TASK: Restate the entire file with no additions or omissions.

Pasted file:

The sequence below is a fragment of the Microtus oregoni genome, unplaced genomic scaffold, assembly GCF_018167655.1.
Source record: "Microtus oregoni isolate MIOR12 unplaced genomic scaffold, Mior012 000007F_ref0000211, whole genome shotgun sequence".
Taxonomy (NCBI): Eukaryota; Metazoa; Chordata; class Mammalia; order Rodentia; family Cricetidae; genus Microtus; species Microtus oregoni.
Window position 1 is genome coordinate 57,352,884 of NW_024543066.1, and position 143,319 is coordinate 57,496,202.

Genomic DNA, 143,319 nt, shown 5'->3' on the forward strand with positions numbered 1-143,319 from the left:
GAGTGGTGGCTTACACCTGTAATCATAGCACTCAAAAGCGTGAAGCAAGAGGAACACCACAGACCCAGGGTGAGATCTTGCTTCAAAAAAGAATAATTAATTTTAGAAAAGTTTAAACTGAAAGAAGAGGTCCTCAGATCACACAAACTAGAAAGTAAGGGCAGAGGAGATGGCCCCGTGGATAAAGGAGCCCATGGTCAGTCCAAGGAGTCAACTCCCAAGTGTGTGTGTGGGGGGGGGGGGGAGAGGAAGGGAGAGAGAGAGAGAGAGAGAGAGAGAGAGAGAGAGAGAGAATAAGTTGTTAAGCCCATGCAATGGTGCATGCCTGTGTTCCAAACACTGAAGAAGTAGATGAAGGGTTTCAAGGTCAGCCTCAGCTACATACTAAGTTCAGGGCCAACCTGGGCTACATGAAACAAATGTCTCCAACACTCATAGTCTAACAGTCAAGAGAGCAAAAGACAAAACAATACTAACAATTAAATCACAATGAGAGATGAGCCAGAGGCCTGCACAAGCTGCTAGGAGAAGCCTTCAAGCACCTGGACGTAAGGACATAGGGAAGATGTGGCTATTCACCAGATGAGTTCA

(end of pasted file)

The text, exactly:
The sequence below is a fragment of the Microtus oregoni genome, unplaced genomic scaffold, assembly GCF_018167655.1.
Source record: "Microtus oregoni isolate MIOR12 unplaced genomic scaffold, Mior012 000007F_ref0000211, whole genome shotgun sequence".
Taxonomy (NCBI): Eukaryota; Metazoa; Chordata; class Mammalia; order Rodentia; family Cricetidae; genus Microtus; species Microtus oregoni.
Window position 1 is genome coordinate 57,352,884 of NW_024543066.1, and position 143,319 is coordinate 57,496,202.

Genomic DNA, 143,319 nt, shown 5'->3' on the forward strand with positions numbered 1-143,319 from the left:
GAGTGGTGGCTTACACCTGTAATCATAGCACTCAAAAGCGTGAAGCAAGAGGAACACCACAGACCCAGGGTGAGATCTTGCTTCAAAAAAGAATAATTAATTTTAGAAAAGTTTAAACTGAAAGAAGAGGTCCTCAGATCACACAAACTAGAAAGTAAGGGCAGAGGAGATGGCCCCGTGGATAAAGGAGCCCATGGTCAGTCCAAGGAGTCAACTCCCAAGTGTGTGTGTGGGGGGGGGGGGGAGAGGAAGGGAGAGAGAGAGAGAGAGAGAGAGAGAGAGAGAGAGAGAGAATAAGTTGTTAAGCCCATGCAATGGTGCATGCCTGTGTTCCAAACACTGAAGAAGTAGATGAAGGGTTTCAAGGTCAGCCTCAGCTACATACTAAGTTCAGGGCCAACCTGGGCTACATGAAACAAATGTCTCCAACACTCATAGTCTAACAGTCAAGAGAGCAAAAGACAAAACAATACTAACAATTAAATCACAATGAGAGATGAGCCAGAGGCCTGCACAAGCTGCTAGGAGAAGCCTTCAAGCACCTGGACGTAAGGACATAGGGAAGATGTGGCTATTCACCAGATGAGTTCA